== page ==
The Politician’s Husband review – Episode Two – BBC Two

The Politician's Husband

So, I’ll just skip the preamble and get straight to the main talking point. Episode two opens with a pre-credits rape scene. That is a very bold move for any show, because you need to be really, really careful with the use of rape in art. It provokes a visceral and emotional reaction in people more so than any other crime – bar those committed against children. Used wrongly in art and it can be a very exploitative and nasty thing.

The Politician’s Husband uses sex as a metaphor throughout, and its main theme is about power, and how it shapes people. Rape is also about power. Is that enough to justify its use in the plot? I don’t know. I give the BBC credit for not striking it from the script the moment they read it, but…I don’t know.

Away from this, there’s also a problem with what the scene does to the character of Aiden. There’s no coming back from it. It’s a huge line to cross for the character and it’s difficult for anyone in the audience to now have any sympathy for, or empathy with, Aiden in the rest of the series. A good villain is one we can relate to; one who makes sense and whom we find ourselves agreeing with despite ourselves. Think of Tony in The Sopranos, Walter White in the bulk of Breaking Bad, or the conspirators in the recent Utopia. Once a character becomes irredeemably bad they become less interesting.

It’s a testament to David Tennant’s acting that I’m still at least partially engaged with his character. And the writing in the rest of the episode seemed designed to redeem Aiden, up until the last scene anyway (more below). Freya meanwhile, is seemingly completely unaffected by being raped – her anger aside – which is a problem. Do people really just shrug something like that off? Even if the perpetrator was their partner, it’s still incredibly traumatic, surely? Freya somehow manages to deal with it though, and heads of to Westminster, while Aiden spends the episode scheming behind her back.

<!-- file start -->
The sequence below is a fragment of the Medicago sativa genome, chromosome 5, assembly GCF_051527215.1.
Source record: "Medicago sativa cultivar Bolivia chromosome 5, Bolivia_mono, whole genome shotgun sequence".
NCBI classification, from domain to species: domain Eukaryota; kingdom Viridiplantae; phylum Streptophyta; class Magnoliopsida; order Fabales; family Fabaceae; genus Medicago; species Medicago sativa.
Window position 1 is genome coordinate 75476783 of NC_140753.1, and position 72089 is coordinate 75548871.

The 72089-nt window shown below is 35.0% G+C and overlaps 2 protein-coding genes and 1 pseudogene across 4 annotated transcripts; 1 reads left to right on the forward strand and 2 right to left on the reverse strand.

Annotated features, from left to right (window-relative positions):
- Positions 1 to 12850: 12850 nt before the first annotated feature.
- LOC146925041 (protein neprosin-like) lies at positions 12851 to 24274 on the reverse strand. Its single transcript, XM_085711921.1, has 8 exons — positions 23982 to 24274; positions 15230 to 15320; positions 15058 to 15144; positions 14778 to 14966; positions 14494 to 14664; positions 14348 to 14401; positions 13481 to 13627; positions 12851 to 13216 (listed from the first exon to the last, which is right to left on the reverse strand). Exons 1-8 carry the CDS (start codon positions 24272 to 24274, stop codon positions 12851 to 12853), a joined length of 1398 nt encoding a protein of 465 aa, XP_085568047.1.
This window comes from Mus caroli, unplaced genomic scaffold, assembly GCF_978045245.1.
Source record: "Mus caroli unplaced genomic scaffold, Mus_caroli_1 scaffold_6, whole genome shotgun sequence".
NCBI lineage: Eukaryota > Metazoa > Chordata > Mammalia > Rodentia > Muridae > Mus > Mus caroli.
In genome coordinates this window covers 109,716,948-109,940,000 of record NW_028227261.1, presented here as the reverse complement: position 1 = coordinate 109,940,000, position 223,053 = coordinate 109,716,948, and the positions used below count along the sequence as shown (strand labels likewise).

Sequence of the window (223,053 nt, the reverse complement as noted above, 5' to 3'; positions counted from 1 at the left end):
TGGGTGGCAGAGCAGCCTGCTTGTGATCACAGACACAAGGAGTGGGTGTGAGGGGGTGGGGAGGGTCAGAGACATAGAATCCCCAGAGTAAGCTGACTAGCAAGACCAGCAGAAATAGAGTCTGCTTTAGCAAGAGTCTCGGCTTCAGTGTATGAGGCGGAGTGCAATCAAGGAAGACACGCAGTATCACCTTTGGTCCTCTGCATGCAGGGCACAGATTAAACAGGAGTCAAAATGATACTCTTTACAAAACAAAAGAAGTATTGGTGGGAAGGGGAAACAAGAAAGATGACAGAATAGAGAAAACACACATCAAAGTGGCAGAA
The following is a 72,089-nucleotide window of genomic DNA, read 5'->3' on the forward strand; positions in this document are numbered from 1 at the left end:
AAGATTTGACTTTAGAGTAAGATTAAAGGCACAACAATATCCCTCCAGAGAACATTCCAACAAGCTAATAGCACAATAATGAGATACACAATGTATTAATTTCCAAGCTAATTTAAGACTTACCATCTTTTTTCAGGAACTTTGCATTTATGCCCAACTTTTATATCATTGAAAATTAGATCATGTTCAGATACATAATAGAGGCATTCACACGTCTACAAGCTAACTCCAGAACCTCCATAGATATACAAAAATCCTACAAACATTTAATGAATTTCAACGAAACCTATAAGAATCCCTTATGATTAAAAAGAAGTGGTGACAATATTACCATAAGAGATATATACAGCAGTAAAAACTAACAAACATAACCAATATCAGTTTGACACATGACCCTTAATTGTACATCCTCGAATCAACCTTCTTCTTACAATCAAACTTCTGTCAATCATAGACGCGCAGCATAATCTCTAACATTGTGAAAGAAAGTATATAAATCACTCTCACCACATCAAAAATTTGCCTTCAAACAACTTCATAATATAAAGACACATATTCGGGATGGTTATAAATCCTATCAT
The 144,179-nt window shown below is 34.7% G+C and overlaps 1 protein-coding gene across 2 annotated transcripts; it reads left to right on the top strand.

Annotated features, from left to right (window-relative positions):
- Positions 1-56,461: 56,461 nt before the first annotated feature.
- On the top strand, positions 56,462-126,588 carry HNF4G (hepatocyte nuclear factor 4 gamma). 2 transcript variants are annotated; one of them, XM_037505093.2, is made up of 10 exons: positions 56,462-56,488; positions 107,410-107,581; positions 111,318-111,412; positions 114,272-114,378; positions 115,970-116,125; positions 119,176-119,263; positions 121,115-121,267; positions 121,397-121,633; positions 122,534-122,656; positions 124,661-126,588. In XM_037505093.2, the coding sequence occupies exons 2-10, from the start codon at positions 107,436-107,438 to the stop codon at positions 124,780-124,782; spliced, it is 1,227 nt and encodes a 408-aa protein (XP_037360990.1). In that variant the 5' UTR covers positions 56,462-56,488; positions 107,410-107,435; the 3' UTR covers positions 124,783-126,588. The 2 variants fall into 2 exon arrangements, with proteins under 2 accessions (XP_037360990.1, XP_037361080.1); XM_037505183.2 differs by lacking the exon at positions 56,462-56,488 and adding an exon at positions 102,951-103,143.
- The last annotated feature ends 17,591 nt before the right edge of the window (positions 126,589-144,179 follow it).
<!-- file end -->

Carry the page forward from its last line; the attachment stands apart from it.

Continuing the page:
The Politician's Husband

I like these scenes; the political machinations. I like how Aiden and Bruce Babbish, his former friend, out manoeuvre each other without meeting, all via Twitter and relationships; backroom deals and select committees. I wish we had more of this and less, well, rape. Aiden is eventually defeated in his attempts to work his way back into power and retreats to his children’s swimming lessons at a pool with awful lifeguards. They should really get better life guards. Aiden saves his son from drowning and seems set to be slightly rehabilitated, only for the episode to end with him piercing his wife’s diaphragm.

Do people still use diaphragms? I’m not an expert on women’s contraception (or woman in general), but this website cites a report saying less than 1% of women use them. I point this out because I suspect that it’s poor writing; the writer wants this scene, Aiden engineering a pregnancy, and this is a cinematic way of doing that, so who cares if it’s not realistic. The show has this problem with realism across the board; the at times overwritten dialogue, for instance, or the marriage where everything seems perfect, no hints of a problem, until suddenly there’s a rape scene provoked by one betrayal. It feels cheap.

Then there’s the commentary on politics, which can be quite clunky at times, with one character flat out stating how much better it would be if they put as much effort into solving problems as they do into Westminster power games.

It’s quite a troubling hour, episode two. If I had to come down one side or the other on the rape scene, I’d say it was unnecessary. The BBC is going to get a lot of criticism, but they deserve some respect for not doing the typical BBC thing and cowering in fear at the merest hint of controversy. Still, I think there are less exploitative ways of making a point about power and its corruption. I think for its inclusion to be justified, there would need to be an issue of actual rape in politics, and even with the Lord Rennard allegations and the Cyril Smith crimes, I’m not sure there’s enough here to warrant its use.

This aside, the episode had many other problems. I think most of the audience will stick with it for part three, because the acting is great, it’s nicely filmed and there are some interesting plot elements, but the show is starting to get weighed down by its problems.

Random notes:

  • Aiden should have just used a proxy for the Twitter thing. Less cinematic; more practical.
  • The House of Commons was a lot louder than I expect it really is for work and pensions debates. If they wanted it to be realistic they should have had a guy sleeping in the background.
  • The scenes in the constituency are good, contrasting Aiden’s now mundane political life with that of his wife.
  • I have no idea what is going on with the housekeeper.
  • The dialogue was better written this week, not as showy.
  • The giant crack above the marital bed is really lacking in subtlety.

The Politician’s Husband Reviews: Episode One, Episode Three


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